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  • Writer's pictureJamie

The Taste of Things - Review

A film of many names, La Passion De Dodin Bouffant, Le Pot-Au-Feu and the one I knew it as, The Taste of Things. The French submission for the 2024 Academy Awards. Tràn Anh Hùng’s film breaks precedent that the 2020s have set up about the cooking profession. Between The Bear and Boiling Point, I thought I could never enter a kitchen again. However, this romantic and hunger-inducing film gives me the hope that I will see a hob without trauma again. Through subtle and beautiful performances, an ease of connection and food you can taste through the screen, The Taste of Things is a quiet, feel good two hours that’ll leave you internally warm and incredibly starving. 

Eugénie (Juliette Binoche) helps to bring the renowned chef Dodin’s (Benoît Magimel) recipes to life through master presentation and the unspoken understanding that they have between them. We open the film on a showcase of that understanding, as Eugénie and her assistants prepare a meal that Dodin is hosting for a group of his friends. Dodin is involved in the cooking process, excited about the flavours and teaching the assistants about what they’re doing. Eugénie watches from behind the stove as she focuses on the precise timings of the dishes. 

Once served we’re allowed into more of the day to day with Dodin and Eugénie where we see their love for one another and comfort in each other's reliability. They’re not married and Eugénie doesn’t want to marry Dodin because she’s afraid that it will change their relationship as it is now. 

We see a glimpse of Eugénie’s illness during the initial cooking scene with the doctors later investigating and having no indication of what it might be. Along with her illness, Eugénie and Dodin prepare to host the prince for a meal, planning the menu, navigating their daily lives and cooking offensively delicious looking meals along the way. 

The Taste of Things is not one I really had on my radar as a “must watch” before it was long listed for the Oscars. The more I heard, the more I anticipated it. It’s release on Valentine’s day was the correct choice with such a delicate view on romance which takes form in an unconventional way, without the usual structures or cliches that romance films often serve up. 

The love takes many forms in this film, from the words and looks exchanged by Eugénie and Dodin or the care that they both put into their cooking. The presentation and delicacy in their preparation shows so much of the love. This is especially apparent when Eugénie is sick and Dodin creates a multi dish meal that has innovative flavours and that signature affectionate care.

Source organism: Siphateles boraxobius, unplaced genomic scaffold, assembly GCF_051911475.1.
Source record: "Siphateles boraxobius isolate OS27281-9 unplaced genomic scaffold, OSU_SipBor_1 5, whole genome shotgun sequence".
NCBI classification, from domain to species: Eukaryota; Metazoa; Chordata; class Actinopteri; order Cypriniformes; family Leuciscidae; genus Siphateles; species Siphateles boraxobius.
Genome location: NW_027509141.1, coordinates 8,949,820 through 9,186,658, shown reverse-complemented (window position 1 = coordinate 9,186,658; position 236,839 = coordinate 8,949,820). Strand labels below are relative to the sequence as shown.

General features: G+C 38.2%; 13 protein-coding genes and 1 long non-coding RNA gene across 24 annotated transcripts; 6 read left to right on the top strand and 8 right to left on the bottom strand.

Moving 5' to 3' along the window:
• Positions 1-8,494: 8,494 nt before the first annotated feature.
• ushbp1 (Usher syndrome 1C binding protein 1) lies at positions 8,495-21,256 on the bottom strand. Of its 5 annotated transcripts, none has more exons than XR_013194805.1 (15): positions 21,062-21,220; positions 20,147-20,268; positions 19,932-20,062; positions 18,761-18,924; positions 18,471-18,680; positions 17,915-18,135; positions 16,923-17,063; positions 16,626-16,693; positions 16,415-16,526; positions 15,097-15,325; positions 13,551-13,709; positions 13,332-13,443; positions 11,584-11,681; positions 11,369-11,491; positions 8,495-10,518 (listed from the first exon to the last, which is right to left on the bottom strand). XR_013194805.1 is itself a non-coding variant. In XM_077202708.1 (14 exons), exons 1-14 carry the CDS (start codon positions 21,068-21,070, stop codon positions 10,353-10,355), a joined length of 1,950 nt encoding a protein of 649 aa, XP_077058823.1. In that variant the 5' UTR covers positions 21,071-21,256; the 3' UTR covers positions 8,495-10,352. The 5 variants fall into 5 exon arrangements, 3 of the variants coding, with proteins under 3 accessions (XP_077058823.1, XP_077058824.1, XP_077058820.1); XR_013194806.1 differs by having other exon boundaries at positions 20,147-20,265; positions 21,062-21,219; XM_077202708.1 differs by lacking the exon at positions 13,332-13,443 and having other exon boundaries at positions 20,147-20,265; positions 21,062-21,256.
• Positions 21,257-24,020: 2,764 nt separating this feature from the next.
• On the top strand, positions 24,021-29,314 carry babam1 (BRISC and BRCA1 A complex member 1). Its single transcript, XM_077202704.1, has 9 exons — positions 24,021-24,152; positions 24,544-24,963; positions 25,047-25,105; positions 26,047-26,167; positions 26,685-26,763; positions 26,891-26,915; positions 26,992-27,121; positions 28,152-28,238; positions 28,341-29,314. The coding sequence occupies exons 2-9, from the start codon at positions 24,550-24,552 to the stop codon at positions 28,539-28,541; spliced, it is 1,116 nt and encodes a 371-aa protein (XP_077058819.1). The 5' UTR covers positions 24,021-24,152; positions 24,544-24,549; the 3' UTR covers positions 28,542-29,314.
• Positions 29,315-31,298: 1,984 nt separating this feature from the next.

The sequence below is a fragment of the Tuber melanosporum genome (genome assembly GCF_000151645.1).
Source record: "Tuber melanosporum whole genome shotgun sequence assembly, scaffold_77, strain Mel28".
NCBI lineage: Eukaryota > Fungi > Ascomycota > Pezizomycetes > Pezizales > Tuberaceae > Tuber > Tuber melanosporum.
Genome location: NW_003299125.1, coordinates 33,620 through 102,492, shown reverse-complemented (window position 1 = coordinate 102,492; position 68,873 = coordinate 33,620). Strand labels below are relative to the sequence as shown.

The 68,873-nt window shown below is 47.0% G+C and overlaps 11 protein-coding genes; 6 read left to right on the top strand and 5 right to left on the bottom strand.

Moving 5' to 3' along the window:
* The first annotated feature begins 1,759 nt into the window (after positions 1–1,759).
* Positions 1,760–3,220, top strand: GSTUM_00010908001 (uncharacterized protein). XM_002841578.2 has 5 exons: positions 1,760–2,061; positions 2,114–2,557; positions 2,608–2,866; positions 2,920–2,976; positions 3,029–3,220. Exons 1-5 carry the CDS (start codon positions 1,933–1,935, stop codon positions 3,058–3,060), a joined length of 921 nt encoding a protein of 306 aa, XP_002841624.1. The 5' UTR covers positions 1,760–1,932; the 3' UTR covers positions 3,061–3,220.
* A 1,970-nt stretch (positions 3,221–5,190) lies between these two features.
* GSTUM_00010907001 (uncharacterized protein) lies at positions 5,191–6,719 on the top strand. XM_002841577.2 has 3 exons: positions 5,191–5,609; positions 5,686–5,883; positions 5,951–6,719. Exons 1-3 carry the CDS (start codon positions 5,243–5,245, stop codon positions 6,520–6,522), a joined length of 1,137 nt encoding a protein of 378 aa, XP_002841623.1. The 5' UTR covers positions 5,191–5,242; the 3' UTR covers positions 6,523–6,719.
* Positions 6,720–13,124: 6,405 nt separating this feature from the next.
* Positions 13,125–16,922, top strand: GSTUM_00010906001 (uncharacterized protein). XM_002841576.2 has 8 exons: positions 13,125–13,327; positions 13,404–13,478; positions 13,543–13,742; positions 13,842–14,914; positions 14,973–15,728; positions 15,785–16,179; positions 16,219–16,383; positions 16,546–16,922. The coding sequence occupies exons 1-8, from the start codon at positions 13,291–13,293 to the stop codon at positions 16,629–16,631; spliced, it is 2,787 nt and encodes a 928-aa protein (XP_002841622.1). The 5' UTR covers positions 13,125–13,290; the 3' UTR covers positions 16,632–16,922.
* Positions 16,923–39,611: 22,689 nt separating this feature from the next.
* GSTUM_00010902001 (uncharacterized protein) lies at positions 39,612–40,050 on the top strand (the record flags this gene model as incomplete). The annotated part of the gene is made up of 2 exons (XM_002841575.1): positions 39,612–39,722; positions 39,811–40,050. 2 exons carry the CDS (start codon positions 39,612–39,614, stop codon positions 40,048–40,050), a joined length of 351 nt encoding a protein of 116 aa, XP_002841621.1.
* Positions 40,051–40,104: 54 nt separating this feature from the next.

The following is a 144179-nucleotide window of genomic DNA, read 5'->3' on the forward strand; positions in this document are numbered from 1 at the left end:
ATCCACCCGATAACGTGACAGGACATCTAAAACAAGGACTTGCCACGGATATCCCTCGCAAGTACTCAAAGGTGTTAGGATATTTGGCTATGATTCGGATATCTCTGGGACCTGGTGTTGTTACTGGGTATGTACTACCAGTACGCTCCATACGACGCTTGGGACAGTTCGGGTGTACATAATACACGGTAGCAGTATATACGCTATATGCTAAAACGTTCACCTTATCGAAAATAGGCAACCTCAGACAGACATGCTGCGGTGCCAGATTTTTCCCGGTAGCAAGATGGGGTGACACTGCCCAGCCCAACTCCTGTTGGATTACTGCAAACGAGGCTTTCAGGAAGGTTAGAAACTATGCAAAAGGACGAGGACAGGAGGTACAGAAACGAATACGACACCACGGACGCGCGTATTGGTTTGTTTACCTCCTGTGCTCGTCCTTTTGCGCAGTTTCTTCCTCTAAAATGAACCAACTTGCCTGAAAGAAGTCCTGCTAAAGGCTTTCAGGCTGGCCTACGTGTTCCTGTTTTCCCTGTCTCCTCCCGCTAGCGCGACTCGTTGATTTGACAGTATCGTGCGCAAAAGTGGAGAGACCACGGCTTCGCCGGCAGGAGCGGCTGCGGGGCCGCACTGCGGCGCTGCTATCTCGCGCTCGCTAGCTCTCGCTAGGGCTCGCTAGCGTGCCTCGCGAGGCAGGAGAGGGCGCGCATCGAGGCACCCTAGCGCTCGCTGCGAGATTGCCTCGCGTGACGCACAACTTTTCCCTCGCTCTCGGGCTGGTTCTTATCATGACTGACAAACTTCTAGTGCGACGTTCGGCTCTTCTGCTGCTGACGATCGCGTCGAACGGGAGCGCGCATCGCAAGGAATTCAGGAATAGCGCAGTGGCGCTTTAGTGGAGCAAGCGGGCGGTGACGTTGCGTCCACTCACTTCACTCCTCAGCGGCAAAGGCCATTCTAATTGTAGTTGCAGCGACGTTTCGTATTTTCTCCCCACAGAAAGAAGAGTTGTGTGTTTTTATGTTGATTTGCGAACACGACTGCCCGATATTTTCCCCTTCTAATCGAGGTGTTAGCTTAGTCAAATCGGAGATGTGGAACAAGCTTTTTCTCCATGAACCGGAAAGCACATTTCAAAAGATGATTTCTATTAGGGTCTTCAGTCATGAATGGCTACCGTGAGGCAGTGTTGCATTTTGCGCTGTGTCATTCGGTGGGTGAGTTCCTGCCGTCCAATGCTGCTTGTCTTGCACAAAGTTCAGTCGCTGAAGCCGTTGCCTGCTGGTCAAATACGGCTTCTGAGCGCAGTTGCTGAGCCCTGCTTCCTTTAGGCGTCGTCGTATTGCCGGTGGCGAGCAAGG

Apart from showing their love through food, it also presents food as an art form, from cooking it to the plating. With a recent film, Showing Up, I spoke about seeing the culmination of work and how the reactions others have to your art can surprise you. In The Taste of Things, there are a few instances of this, where the chef sees how people react to eating or just seeing the food created and it feels like a complete satisfaction conveyed through stellar performances. 

Both leads in this film fit their parts so perfectly. Juliette Binoche is so immediately endearing and Benoît Magimel feels safe while you watch. There was a moment where I thought it may have been a bit of an “upstairs / downstairs” dynamic between the two but the film quickly quashes those expectations and shows you their equality. 

They both have a depth of emotion without having to say it or break it down for the audience, you see their connection by the way they interact or look at one another. 

Other than the leads, we get a strong supporting cast in the assistants, Violette (Galatéa Bellugi) and Pauline (Bonnie Chagneau-Ravoire) and Dodin’s circle of friends, which just seem like a group of food- enjoying men, those are my people. I have found my tribe, in 19th century France. 

The cast are supported by stunning camera work, floating through the film with a golden hour glow and a warmth of candlelight. It is bathed in orange without feeling sickly or over used. The house is huge and yet feels intimate and cosy by the set design and lighting. Shot choices, from fluid tracking shots to steady and purposeful shots make the film feel more grounded and easy to connect to.

I have to be honest that I don’t think there is any music in this film, it allows the precise sound design of the cooking and preparation to shine through instead. They put a lot into these sound effects and their mix. It was immersive to watch the film with such emphasis on sound like this, making you feel like you’re watching a Food Network show with exquisite production value and an intense romance between the hosts. 

The Taste of Things might not have been the right choice for France to submit as their international Oscars submission but it was the right choice for a Valentine’s Day release. It contains the staples of Valentine’s Day, love, expensive looking food and French people. This is my first Tràn Anh Hùng film but after seeing their approach to storytelling and showcasing emotion with an “activity”, I will be seeking out more of their work so I can feel good, or at least feel something. 


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